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Council of Europe’s Intolerance of Darwin-Dissenters Shared by some Ohio State University Faculty

I recently discussed how the Council of Europe’s “Committee on Culture, Science and Education” proposed “banning” intelligent design (ID) from science classrooms on the grounds that teaching ID may represent a “threat to human rights.” Sadly, that mindset does not exist in Europe alone. In 2005, three Ohio State University (OSU) faculty wrote a letter claiming that a doctoral thesis project by an OSU graduate student, Bryan Leonard, engaged in “unethical human subject experimentation” simply because Leonard taught students about scientific problems with Neo-Darwinism. (See “Professors Defend Ohio Grad Student Under Attack by Darwinists” for details.) Jonathan Wells dicusses this case:

Although Leonard had gone through normal procedures and received proper approval to conduct research, OSU professors Brian McEnnis, Steve Rissing, and Jeffrey McKee accused Leonard of “unethical” conduct, primarily on the grounds that his research was predicated on “a fundamental flaw: there was no valid scientific data challenging macroevolution.” So Leonard’s research (they claimed) involved “deliberate miseducation of these students, a practice we regard as unethical.” The OSU Darwinists then invoked some procedural technicalities–widely ignored in the case of other Ph.D. candidates–to demand that Leonard’s dissertation defense be postponed. McKee subsequently compared two biologists who were members of Leonard’s dissertation committee to “parasitic ticks hiding in the university’s scalp.” McKee wrote that he had learned as a boy “to twist the ticks when taking them out, so their heads don’t get embedded in the skin. Others prefer burning them off. What fate awaits OSU’s ticks remains to be seen.”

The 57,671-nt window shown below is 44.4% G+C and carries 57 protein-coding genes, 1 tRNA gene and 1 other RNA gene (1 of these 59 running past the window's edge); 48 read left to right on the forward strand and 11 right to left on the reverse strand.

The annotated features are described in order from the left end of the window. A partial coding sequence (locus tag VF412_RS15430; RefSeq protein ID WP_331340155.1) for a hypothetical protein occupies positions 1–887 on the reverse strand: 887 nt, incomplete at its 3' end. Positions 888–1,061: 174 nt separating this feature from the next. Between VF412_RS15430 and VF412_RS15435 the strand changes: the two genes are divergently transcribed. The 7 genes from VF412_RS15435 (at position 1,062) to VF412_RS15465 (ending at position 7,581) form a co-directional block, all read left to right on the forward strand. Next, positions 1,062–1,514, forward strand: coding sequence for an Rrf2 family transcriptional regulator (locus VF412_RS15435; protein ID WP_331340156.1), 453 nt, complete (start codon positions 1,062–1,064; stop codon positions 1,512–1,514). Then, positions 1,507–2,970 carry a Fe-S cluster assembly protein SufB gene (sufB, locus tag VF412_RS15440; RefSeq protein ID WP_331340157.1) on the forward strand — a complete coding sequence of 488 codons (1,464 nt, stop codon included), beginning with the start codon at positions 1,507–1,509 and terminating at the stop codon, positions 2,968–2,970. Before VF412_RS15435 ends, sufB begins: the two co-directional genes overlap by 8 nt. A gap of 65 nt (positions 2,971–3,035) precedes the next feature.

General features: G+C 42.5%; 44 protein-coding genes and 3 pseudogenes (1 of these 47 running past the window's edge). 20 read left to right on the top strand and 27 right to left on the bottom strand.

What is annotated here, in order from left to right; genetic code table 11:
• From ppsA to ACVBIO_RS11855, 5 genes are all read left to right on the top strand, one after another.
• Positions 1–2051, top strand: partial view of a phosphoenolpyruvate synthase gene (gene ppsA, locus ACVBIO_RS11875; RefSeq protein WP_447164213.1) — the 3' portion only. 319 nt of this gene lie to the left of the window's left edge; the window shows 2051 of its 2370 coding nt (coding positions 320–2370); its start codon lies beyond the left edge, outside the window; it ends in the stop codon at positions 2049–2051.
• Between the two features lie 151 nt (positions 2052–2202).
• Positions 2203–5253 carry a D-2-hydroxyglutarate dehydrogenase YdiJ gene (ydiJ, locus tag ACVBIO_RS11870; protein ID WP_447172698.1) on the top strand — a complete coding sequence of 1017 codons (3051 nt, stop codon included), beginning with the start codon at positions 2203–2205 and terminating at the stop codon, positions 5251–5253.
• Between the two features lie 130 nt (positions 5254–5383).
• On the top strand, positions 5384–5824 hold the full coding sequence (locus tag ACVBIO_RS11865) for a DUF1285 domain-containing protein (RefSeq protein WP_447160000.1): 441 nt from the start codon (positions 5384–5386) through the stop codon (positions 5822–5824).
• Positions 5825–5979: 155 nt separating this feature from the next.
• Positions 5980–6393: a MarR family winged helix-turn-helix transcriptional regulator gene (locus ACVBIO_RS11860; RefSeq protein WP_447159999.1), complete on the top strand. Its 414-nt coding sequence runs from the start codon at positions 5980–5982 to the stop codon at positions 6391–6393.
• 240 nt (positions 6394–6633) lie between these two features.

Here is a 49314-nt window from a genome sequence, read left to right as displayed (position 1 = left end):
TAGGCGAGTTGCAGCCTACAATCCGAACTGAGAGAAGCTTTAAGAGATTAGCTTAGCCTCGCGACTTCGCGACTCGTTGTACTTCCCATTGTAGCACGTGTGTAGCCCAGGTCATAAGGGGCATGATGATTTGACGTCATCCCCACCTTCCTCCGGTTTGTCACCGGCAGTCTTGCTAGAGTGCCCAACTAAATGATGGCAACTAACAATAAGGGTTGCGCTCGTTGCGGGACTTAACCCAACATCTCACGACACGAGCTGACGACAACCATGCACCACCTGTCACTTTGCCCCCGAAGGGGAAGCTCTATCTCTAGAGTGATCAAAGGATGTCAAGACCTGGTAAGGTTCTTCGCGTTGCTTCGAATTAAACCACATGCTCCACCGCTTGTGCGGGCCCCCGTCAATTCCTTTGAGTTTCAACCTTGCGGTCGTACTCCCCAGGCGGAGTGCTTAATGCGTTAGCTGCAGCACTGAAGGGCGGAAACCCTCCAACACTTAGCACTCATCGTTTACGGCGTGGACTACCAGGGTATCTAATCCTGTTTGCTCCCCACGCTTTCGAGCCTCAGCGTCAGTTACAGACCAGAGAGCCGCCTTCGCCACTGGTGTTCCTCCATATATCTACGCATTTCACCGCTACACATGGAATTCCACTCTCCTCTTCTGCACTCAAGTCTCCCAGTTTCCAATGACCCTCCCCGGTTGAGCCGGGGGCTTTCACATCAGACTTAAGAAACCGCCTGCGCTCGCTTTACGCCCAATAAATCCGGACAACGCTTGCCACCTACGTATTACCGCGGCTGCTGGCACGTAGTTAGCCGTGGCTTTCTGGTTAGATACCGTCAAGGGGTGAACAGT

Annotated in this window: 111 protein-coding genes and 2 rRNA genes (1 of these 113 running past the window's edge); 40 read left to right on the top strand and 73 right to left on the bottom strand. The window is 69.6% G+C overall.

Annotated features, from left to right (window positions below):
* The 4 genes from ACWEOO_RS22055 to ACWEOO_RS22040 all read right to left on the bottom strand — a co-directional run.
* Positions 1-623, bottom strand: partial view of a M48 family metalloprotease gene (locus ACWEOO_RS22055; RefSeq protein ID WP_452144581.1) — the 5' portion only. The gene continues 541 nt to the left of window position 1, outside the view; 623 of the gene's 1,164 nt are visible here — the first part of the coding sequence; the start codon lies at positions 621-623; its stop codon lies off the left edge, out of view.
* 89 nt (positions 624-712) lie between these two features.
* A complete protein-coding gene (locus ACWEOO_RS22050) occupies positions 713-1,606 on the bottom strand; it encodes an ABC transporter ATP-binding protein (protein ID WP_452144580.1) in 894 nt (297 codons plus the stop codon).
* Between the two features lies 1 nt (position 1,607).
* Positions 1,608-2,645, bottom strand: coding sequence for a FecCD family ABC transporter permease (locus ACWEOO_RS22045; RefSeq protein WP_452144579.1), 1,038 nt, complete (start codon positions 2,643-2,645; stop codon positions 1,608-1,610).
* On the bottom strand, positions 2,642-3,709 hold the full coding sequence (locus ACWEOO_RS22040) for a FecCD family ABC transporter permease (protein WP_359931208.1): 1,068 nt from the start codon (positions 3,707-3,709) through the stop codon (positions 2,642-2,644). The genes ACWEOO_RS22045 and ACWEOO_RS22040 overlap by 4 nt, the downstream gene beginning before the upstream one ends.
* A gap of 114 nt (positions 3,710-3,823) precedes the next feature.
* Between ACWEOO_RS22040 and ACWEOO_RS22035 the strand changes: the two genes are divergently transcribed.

(Jonathan Wells, The Politically Incorrect Guide to Darwinism and Intelligent Design, pgs. 189-190 (Regnery, 2006).)

As I noted, “[a] hallmark of tyranny is when leaders believe they are so correct that they have the right to criminalize dissent.” These claims that teaching about scientific dissent from Darwinism represents a “threat to human rights” or “unethical human subject experimentation” demonstrate that such tyranny could become reality. Such claims also demonstrate the lengths to which some Darwinists must go to insulate their theory from scrutiny.


Casey Luskin

Associate Director, Center for Science and Culture
Casey Luskin is a geologist and an attorney with graduate degrees in science and law, giving him expertise in both the scientific and legal dimensions of the debate over evolution. He earned his PhD in Geology from the University of Johannesburg, and BS and MS degrees in Earth Sciences from the University of California, San Diego, where he studied evolution extensively at both the graduate and undergraduate levels. His law degree is from the University of San Diego, where he focused his studies on First Amendment law, education law, and environmental law.



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